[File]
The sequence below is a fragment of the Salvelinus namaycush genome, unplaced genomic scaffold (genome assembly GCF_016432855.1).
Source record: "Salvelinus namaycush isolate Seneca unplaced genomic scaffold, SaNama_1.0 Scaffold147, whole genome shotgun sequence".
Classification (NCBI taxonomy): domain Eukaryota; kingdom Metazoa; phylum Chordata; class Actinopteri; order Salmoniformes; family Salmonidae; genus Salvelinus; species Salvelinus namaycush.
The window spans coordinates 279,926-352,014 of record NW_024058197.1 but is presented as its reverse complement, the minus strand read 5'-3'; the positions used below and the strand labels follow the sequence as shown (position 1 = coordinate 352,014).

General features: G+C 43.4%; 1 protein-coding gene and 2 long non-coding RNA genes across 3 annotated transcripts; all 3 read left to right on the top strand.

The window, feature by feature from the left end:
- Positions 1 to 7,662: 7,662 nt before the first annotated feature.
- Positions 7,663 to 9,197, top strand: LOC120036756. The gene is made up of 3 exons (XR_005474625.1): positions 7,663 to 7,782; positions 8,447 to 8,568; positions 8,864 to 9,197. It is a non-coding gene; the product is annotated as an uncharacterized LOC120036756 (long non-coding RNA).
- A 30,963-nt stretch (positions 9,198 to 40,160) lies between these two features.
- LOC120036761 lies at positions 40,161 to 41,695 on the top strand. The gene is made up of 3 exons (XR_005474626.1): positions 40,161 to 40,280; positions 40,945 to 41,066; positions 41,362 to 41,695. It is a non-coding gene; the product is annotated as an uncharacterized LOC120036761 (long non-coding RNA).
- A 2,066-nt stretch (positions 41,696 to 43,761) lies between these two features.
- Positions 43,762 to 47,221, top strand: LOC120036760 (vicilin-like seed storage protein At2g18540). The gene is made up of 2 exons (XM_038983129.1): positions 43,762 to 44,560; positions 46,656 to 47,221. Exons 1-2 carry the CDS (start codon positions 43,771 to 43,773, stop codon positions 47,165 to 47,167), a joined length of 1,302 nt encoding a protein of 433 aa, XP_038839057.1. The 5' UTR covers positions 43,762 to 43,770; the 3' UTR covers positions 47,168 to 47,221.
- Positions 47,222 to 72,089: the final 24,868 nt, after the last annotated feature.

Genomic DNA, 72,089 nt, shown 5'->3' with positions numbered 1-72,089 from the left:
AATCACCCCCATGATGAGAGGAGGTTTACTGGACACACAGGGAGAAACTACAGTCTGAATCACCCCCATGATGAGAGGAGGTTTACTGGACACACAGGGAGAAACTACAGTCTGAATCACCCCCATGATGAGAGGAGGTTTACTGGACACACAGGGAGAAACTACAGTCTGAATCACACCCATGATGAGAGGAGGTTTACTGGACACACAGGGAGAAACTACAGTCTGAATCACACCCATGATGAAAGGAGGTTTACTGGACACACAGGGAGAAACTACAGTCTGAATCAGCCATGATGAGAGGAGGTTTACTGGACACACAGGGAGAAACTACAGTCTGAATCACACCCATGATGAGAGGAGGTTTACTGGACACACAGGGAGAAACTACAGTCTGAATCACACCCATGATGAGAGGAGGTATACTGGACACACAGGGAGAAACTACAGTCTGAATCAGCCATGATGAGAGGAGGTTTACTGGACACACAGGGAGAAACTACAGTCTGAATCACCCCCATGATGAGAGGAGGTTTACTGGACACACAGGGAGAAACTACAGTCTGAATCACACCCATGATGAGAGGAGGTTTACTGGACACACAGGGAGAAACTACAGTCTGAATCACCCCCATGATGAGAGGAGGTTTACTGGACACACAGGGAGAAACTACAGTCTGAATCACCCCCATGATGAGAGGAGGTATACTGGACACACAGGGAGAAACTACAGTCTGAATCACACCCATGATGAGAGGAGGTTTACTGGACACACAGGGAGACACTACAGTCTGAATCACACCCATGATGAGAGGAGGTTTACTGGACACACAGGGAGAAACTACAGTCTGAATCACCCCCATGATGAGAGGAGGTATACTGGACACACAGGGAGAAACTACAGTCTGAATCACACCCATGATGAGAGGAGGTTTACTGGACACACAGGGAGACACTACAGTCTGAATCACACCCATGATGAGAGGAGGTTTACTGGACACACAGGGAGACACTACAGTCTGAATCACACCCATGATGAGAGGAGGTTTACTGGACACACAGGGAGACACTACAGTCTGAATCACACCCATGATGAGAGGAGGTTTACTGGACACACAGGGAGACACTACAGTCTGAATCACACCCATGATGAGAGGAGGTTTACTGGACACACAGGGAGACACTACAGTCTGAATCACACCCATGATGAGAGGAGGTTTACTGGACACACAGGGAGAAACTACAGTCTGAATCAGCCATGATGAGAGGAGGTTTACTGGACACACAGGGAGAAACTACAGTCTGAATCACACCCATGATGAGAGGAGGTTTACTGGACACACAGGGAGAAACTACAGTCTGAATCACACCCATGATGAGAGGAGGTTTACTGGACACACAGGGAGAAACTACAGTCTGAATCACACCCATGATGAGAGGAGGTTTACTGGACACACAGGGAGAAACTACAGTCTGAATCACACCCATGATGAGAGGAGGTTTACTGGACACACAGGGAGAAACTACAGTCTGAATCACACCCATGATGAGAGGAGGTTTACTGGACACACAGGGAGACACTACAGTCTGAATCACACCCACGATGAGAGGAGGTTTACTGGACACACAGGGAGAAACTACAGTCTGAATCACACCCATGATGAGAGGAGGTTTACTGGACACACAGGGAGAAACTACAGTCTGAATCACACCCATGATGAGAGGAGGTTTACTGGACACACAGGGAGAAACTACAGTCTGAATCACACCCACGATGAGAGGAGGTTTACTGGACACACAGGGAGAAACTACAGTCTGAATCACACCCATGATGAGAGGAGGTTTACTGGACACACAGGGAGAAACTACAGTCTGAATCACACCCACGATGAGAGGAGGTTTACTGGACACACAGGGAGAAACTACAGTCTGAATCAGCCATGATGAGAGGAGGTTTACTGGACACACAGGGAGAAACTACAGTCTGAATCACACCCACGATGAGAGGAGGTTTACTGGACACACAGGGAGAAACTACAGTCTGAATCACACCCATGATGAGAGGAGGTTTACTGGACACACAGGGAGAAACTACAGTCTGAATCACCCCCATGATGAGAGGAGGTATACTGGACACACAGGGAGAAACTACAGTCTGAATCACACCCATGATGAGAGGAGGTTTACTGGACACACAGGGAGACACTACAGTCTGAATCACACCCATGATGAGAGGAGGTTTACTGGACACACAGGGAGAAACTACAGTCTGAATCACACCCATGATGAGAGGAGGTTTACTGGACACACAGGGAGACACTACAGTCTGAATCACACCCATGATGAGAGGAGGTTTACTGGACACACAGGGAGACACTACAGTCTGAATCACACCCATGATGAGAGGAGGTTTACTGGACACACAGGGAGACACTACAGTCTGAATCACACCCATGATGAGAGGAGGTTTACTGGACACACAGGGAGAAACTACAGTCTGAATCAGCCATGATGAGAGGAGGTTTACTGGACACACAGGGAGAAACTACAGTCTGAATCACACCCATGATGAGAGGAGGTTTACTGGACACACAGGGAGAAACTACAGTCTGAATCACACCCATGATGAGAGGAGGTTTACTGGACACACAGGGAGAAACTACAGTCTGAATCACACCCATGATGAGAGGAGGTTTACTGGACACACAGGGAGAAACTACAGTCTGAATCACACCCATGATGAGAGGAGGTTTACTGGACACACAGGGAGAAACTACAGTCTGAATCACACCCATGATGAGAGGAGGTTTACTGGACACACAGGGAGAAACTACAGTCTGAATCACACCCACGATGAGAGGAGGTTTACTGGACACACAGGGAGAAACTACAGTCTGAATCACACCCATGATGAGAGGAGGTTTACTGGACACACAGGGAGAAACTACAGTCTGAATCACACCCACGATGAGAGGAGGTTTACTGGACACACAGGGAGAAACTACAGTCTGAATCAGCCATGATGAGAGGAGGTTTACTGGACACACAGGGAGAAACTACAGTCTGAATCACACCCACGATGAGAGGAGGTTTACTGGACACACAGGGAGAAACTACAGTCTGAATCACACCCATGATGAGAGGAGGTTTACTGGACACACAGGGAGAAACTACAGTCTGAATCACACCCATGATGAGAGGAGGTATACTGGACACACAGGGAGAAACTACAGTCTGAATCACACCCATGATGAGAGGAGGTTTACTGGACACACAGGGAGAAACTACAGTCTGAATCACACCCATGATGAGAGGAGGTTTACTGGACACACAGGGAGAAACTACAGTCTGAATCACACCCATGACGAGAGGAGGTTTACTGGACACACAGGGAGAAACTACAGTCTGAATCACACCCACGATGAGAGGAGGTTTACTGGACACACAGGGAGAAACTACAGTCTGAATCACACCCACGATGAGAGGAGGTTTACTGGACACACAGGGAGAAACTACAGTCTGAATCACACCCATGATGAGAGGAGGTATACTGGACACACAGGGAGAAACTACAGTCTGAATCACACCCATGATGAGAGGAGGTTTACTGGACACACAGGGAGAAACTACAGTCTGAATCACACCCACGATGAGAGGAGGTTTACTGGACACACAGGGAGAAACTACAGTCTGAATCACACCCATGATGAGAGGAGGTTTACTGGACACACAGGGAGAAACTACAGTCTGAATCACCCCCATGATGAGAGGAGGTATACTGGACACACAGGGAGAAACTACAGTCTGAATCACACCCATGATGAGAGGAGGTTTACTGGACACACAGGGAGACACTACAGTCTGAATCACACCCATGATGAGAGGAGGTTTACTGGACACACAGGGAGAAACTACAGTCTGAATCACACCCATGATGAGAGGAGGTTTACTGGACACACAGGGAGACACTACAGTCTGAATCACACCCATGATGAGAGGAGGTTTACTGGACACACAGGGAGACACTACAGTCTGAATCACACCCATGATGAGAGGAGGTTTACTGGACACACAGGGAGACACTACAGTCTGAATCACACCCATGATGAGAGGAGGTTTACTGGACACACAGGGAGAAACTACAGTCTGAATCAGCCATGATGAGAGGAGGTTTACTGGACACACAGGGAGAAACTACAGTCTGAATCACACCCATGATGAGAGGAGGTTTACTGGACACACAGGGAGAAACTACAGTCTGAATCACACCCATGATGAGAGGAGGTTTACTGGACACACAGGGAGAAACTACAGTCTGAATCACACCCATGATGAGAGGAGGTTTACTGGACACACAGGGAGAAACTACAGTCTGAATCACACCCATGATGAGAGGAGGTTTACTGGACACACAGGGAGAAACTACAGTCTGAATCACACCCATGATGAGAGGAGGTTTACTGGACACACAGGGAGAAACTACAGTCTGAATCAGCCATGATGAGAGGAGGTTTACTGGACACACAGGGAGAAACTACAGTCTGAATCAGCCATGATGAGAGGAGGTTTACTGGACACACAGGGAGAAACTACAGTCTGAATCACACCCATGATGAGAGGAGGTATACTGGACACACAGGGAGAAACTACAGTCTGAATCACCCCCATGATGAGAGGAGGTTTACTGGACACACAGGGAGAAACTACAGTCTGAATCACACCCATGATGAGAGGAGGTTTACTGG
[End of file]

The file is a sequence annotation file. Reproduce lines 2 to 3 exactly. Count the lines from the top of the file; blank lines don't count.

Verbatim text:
Source record: "Salvelinus namaycush isolate Seneca unplaced genomic scaffold, SaNama_1.0 Scaffold147, whole genome shotgun sequence".
Classification (NCBI taxonomy): domain Eukaryota; kingdom Metazoa; phylum Chordata; class Actinopteri; order Salmoniformes; family Salmonidae; genus Salvelinus; species Salvelinus namaycush.